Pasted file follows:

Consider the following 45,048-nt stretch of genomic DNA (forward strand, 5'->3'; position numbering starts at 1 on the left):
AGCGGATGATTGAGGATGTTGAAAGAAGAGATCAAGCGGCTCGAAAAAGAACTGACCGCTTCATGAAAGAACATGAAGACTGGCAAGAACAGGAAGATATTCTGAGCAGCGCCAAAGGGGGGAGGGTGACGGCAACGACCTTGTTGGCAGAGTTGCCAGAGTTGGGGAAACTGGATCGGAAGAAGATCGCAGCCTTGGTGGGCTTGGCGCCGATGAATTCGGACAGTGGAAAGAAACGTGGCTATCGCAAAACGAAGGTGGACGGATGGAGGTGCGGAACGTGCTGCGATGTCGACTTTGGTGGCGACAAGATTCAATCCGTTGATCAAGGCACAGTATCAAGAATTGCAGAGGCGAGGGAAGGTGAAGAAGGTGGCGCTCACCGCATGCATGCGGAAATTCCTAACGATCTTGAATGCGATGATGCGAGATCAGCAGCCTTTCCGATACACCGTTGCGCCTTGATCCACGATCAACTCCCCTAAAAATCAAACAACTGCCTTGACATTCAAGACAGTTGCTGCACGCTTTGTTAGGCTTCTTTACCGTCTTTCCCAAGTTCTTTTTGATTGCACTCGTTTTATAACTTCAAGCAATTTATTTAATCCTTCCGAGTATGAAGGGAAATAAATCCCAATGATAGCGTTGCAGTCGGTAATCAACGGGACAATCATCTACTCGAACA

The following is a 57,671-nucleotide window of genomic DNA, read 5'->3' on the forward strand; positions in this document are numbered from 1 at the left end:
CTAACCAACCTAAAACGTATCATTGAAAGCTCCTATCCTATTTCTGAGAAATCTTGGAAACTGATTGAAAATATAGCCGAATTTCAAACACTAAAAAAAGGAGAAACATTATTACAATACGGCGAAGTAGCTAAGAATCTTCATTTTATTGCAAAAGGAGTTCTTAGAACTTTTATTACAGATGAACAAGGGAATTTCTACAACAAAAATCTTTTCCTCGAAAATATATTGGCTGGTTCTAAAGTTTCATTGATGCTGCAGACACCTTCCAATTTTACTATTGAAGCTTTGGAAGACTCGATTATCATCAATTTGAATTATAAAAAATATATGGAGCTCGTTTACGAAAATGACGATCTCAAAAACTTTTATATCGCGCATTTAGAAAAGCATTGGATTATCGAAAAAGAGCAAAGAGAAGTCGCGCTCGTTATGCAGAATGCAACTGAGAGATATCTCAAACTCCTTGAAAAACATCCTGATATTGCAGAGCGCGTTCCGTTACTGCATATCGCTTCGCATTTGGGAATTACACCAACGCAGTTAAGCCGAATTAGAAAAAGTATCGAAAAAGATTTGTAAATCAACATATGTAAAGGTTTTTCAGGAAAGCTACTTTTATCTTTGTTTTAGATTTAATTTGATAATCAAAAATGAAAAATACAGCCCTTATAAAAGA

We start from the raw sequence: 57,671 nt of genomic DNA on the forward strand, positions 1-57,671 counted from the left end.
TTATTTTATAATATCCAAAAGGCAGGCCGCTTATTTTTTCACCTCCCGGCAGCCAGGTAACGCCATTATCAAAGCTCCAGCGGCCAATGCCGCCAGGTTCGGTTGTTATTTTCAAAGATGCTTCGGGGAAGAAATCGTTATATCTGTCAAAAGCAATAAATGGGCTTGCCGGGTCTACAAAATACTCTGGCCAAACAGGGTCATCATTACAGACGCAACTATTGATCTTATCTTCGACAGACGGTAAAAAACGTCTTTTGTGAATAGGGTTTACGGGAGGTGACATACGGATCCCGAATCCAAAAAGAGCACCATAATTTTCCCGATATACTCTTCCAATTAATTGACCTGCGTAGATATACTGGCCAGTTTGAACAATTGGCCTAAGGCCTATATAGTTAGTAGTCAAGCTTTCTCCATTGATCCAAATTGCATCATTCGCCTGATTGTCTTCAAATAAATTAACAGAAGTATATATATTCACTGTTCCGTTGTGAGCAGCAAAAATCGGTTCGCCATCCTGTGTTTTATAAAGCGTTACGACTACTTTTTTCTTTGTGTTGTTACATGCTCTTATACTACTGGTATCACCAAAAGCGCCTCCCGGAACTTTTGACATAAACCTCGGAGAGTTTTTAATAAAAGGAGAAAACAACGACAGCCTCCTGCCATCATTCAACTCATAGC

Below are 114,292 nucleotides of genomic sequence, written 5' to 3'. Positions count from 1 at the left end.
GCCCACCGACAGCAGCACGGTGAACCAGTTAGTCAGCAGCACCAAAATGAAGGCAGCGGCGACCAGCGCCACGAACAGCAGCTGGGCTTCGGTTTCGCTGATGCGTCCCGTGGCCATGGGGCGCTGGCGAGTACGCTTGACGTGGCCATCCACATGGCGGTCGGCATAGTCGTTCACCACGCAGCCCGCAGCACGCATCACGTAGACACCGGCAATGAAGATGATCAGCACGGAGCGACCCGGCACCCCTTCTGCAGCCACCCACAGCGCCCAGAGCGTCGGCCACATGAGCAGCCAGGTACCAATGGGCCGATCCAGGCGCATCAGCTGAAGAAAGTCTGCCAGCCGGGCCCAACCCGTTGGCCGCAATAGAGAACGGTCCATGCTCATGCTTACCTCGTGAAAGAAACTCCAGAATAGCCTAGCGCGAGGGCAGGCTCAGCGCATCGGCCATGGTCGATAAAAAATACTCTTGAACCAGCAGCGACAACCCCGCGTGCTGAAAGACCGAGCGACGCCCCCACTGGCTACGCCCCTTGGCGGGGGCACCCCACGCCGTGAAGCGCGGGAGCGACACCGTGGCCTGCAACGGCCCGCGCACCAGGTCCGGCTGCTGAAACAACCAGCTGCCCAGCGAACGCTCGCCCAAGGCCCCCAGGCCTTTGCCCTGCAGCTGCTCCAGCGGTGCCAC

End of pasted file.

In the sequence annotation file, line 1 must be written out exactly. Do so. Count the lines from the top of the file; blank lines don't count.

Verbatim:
Consider the following 45,048-nt stretch of genomic DNA (forward strand, 5'->3'; position numbering starts at 1 on the left):